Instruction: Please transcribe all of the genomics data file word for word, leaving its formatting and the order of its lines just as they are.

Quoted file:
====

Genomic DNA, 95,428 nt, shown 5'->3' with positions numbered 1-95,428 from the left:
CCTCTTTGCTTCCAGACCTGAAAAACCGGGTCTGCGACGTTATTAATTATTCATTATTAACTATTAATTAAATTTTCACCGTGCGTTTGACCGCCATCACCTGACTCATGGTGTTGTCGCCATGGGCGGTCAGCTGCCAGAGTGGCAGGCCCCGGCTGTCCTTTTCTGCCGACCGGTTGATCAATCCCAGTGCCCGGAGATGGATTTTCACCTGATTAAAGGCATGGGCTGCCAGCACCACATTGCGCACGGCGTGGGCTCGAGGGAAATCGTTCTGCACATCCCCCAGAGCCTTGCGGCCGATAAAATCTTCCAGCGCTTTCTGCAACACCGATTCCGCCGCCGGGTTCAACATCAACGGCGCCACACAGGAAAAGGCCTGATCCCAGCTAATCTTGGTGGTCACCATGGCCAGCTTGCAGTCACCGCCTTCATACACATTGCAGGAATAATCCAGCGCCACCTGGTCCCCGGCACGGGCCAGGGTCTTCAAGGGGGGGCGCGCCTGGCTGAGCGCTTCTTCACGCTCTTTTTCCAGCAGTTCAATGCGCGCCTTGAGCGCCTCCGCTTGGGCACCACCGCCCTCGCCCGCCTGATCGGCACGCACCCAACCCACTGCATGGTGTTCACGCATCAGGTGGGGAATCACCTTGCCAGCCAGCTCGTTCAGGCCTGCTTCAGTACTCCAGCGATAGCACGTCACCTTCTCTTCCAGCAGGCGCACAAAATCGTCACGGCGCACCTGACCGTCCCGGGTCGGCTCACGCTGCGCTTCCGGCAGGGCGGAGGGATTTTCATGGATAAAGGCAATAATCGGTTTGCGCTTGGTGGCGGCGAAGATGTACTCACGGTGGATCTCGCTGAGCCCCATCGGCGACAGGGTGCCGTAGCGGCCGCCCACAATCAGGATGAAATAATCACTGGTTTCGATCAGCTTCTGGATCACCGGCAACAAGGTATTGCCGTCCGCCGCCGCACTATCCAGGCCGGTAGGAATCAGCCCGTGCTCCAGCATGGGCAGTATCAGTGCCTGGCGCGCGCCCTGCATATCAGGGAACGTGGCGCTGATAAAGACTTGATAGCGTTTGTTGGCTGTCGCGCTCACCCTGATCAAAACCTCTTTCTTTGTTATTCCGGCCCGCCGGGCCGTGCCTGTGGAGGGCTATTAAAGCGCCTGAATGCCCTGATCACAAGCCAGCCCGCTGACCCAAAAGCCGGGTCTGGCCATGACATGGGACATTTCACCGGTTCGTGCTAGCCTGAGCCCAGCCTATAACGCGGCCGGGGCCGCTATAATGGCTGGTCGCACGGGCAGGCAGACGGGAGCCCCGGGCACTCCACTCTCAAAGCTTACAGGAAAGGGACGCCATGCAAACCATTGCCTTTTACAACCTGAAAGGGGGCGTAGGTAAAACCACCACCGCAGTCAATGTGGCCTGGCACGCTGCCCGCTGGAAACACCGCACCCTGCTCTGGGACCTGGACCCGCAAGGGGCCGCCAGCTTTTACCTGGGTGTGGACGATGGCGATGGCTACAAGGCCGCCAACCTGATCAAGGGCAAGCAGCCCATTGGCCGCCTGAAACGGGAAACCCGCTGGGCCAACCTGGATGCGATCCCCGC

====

Genomic DNA, 95,428 nt, shown 5'->3' with positions numbered 1-95,428 from the left:
CCTCTTTGCTTCCAGACCTGAAAAACCGGGTCTGCGACGTTATTAATTATTCATTATTAACTATTAATTAAATTTTCACCGTGCGTTTGACCGCCATCACCTGACTCATGGTGTTGTCGCCATGGGCGGTCAGCTGCCAGAGTGGCAGGCCCCGGCTGTCCTTTTCTGCCGACCGGTTGATCAATCCCAGTGCCCGGAGATGGATTTTCACCTGATTAAAGGCATGGGCTGCCAGCACCACATTGCGCACGGCGTGGGCTCGAGGGAAATCGTTCTGCACATCCCCCAGAGCCTTGCGGCCGATAAAATCTTCCAGCGCTTTCTGCAACACCGATTCCGCCGCCGGGTTCAACATCAACGGCGCCACACAGGAAAAGGCCTGATCCCAGCTAATCTTGGTGGTCACCATGGCCAGCTTGCAGTCACCGCCTTCATACACATTGCAGGAATAATCCAGCGCCACCTGGTCCCCGGCACGGGCCAGGGTCTTCAAGGGGGGGCGCGCCTGGCTGAGCGCTTCTTCACGCTCTTTTTCCAGCAGTTCAATGCGCGCCTTGAGCGCCTCCGCTTGGGCACCACCGCCCTCGCCCGCCTGATCGGCACGCACCCAACCCACTGCATGGTGTTCACGCATCAGGTGGGGAATCACCTTGCCAGCCAGCTCGTTCAGGCCTGCTTCAGTACTCCAGCGATAGCACGTCACCTTCTCTTCCAGCAGGCGCACAAAATCGTCACGGCGCACCTGACCGTCCCGGGTCGGCTCACGCTGCGCTTCCGGCAGGGCGGAGGGATTTTCATGGATAAAGGCAATAATCGGTTTGCGCTTGGTGGCGGCGAAGATGTACTCACGGTGGATCTCGCTGAGCCCCATCGGCGACAGGGTGCCGTAGCGGCCGCCCACAATCAGGATGAAATAATCACTGGTTTCGATCAGCTTCTGGATCACCGGCAACAAGGTATTGCCGTCCGCCGCCGCACTATCCAGGCCGGTAGGAATCAGCCCGTGCTCCAGCATGGGCAGTATCAGTGCCTGGCGCGCGCCCTGCATATCAGGGAACGTGGCGCTGATAAAGACTTGATAGCGTTTGTTGGCTGTCGCGCTCACCCTGATCAAAACCTCTTTCTTTGTTATTCCGGCCCGCCGGGCCGTGCCTGTGGAGGGCTATTAAAGCGCCTGAATGCCCTGATCACAAGCCAGCCCGCTGACCCAAAAGCCGGGTCTGGCCATGACATGGGACATTTCACCGGTTCGTGCTAGCCTGAGCCCAGCCTATAACGCGGCCGGGGCCGCTATAATGGCTGGTCGCACGGGCAGGCAGACGGGAGCCCCGGGCACTCCACTCTCAAAGCTTACAGGAAAGGGACGCCATGCAAACCATTGCCTTTTACAACCTGAAAGGGGGCGTAGGTAAAACCACCACCGCAGTCAATGTGGCCTGGCACGCTGCCCGCTGGAAACACCGCACCCTGCTCTGGGACCTGGACCCGCAAGGGGCCGCCAGCTTTTACCTGGGTGTGGACGATGGCGATGGCTACAAGGCCGCCAACCTGATCAAGGGCAAGCAGCCCATTGGCCGCCTGAAACGGGAAACCCGCTGGGCCAACCTGGATGCGATCCCCGC